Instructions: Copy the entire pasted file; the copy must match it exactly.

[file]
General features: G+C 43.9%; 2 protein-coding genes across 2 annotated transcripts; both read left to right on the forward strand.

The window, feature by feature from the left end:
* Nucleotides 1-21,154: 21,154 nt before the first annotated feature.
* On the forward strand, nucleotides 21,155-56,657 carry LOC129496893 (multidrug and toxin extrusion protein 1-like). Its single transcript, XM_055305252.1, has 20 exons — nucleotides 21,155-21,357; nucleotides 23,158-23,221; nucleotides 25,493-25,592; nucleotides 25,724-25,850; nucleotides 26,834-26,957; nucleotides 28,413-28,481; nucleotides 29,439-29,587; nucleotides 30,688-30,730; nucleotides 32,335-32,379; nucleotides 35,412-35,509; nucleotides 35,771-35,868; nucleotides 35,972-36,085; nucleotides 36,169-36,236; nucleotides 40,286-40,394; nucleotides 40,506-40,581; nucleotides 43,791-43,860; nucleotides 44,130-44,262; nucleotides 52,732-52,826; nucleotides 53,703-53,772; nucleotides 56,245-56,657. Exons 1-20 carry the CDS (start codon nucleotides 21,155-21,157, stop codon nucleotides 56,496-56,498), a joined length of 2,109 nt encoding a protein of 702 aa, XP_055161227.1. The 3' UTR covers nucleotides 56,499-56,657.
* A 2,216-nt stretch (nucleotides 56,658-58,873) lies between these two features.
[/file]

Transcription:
General features: G+C 43.9%; 2 protein-coding genes across 2 annotated transcripts; both read left to right on the forward strand.

The window, feature by feature from the left end:
* Nucleotides 1-21,154: 21,154 nt before the first annotated feature.
* On the forward strand, nucleotides 21,155-56,657 carry LOC129496893 (multidrug and toxin extrusion protein 1-like). Its single transcript, XM_055305252.1, has 20 exons — nucleotides 21,155-21,357; nucleotides 23,158-23,221; nucleotides 25,493-25,592; nucleotides 25,724-25,850; nucleotides 26,834-26,957; nucleotides 28,413-28,481; nucleotides 29,439-29,587; nucleotides 30,688-30,730; nucleotides 32,335-32,379; nucleotides 35,412-35,509; nucleotides 35,771-35,868; nucleotides 35,972-36,085; nucleotides 36,169-36,236; nucleotides 40,286-40,394; nucleotides 40,506-40,581; nucleotides 43,791-43,860; nucleotides 44,130-44,262; nucleotides 52,732-52,826; nucleotides 53,703-53,772; nucleotides 56,245-56,657. Exons 1-20 carry the CDS (start codon nucleotides 21,155-21,157, stop codon nucleotides 56,496-56,498), a joined length of 2,109 nt encoding a protein of 702 aa, XP_055161227.1. The 3' UTR covers nucleotides 56,499-56,657.
* A 2,216-nt stretch (nucleotides 56,658-58,873) lies between these two features.